Turkey Meatloaf & Roasted Brussels Sprouts (gf)

Mums! Pumpkins! Hay bales on doorsteps! Brussels sprouts! Wait, what?

It’s officially fall, and has been for almost two glorious weeks. Fall is my favorite season (right behind summer, spring, and winter- ha), and one of my favorite ways to enjoy this time of year is to kick my cooking into high gear, including as many seasonal fall veggies as I can on our menu. A favorite is brussels sprouts, which, embarrassingly, I’d always purchased frozen. While I love them any way I can get them, I thought roasting fresh sprouts would be a more elegant and  satisfying way to prepare them, bringing out their natural sugars without complicating the cooking process. That instinct was a good one.

behold! caramelized perfection

Man, were these good! Dave and I ate them like candy while the turkey meatloaf finished cooking (unexpected: while delicious, the meatloaf played second fiddle to the gorgeous Brussels sprouts). Here’s what I came up with, main course listed first:


adapted from Triathlete (so you know it’s nutritious!)


  • 1 package ground turkey breast
  • 1 red bell pepper, finely diced
  • 1 small yellow onion, finely diced to match
  • 1 tbsp olive oil
  • 3 tbsp finely chopped flat-leaf parsley
  • 1 1/2 tsp garlic paste, or 1 tbsp minced fresh garlic
  • 1 egg
  • 3 tbsp ketchup
  • 2 tsp Worcestershire sauce
  • large pinch kosher salt
  • several large grinds cracked black pepper


Preheat that oven! To 375. Dice the onion and pepper first, and heat your olive oil over medium in a large saute pan. Add those veggies, and cook them for 10 minutes, until they’re softened and the onion is slightly browned.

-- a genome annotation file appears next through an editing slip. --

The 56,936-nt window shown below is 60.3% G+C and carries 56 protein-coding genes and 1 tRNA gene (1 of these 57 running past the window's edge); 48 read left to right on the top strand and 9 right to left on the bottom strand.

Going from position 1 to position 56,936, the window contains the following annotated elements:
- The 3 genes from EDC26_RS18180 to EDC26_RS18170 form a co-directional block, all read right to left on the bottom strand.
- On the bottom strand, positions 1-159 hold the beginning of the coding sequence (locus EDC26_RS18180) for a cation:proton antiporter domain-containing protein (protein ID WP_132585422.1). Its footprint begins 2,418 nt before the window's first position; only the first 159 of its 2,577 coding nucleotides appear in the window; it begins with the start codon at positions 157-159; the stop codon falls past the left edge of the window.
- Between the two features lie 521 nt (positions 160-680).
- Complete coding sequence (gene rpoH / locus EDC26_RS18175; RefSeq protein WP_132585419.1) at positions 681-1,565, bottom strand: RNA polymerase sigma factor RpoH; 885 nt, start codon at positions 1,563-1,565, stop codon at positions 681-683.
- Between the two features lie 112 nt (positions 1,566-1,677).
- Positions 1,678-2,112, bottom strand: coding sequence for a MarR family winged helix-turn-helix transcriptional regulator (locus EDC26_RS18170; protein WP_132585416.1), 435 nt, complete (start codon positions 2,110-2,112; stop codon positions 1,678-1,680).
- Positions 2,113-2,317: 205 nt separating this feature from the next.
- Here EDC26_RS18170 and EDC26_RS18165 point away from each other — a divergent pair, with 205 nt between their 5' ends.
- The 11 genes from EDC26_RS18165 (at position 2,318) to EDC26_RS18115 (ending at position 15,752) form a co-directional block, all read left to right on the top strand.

fragrant and lovely

Meanwhile, chop the parsley and garlic, if you’re using fresh, and grab a large mixing bowl. Combine the parsley, garlic, egg, Worcestershire sauce, ketchup, salt and pepper with a spoon. Blend this well. Add the turkey and fold it into the herb and sauce mix until it’s all one big seasoned gloppy mess. YUM. Don’t forget to stir those veggies every now and then.

When the onion and pepper are sufficiently soft and fragrant, mix them into the turkey and sauce. This can be done with a spoon since ground turkey is less sturdy than beef (i.e., no need to get your hands involved). Make sure to mix well. Form the turkey mixture into a loaf about an inch and a half tall and 8 inches long- do this on a vented broiling pan. If you like ketchup on top, brush 2 tablespoons on top now.  You may also want to line the broiling pan with foil for easy cleanup (something I thought of while staring at my broiling pan after dinner). Pop that bad boy into the oven and roast for 45 minutes. Let cool for 10 before serving. Delish!

don’t take a picture of the cooked meal, just post one of raw meat, like this!

Now that we’ve gotten that out of the way, on to the super easy pièce de résistance:



  • 2 lbs fresh brussels sprouts, washed and ends trimmed if not purchased trimmed
  • 3 tbsp olive oil
  • 1/2 tsp kosher salt (eyeball this, add/subtract to your liking)
  • cracked black pepper
  • 2 shallots, cut into quarters (optional)


Preheat oven to 400. Toss all ingredients in a large bowl, then spread onto a baking sheet or cast-iron skillet. I made mine in cast-iron because I was feeling rustic and wholesome and full of the fall spirit. Circle the wagons, guys. If you’re also feeling that way, go cast iron, and don’t look back. Roast for 40 minutes and serve! So easy! So healthy! Good for you!

gawgeous, pre-cooked

These were so pretty, my sister commented that they “looked suspiciously like a Pinterest post,” which is pretty high on my List of Possible Compliments. Enjoy!

leftovers for lunch > pb&j

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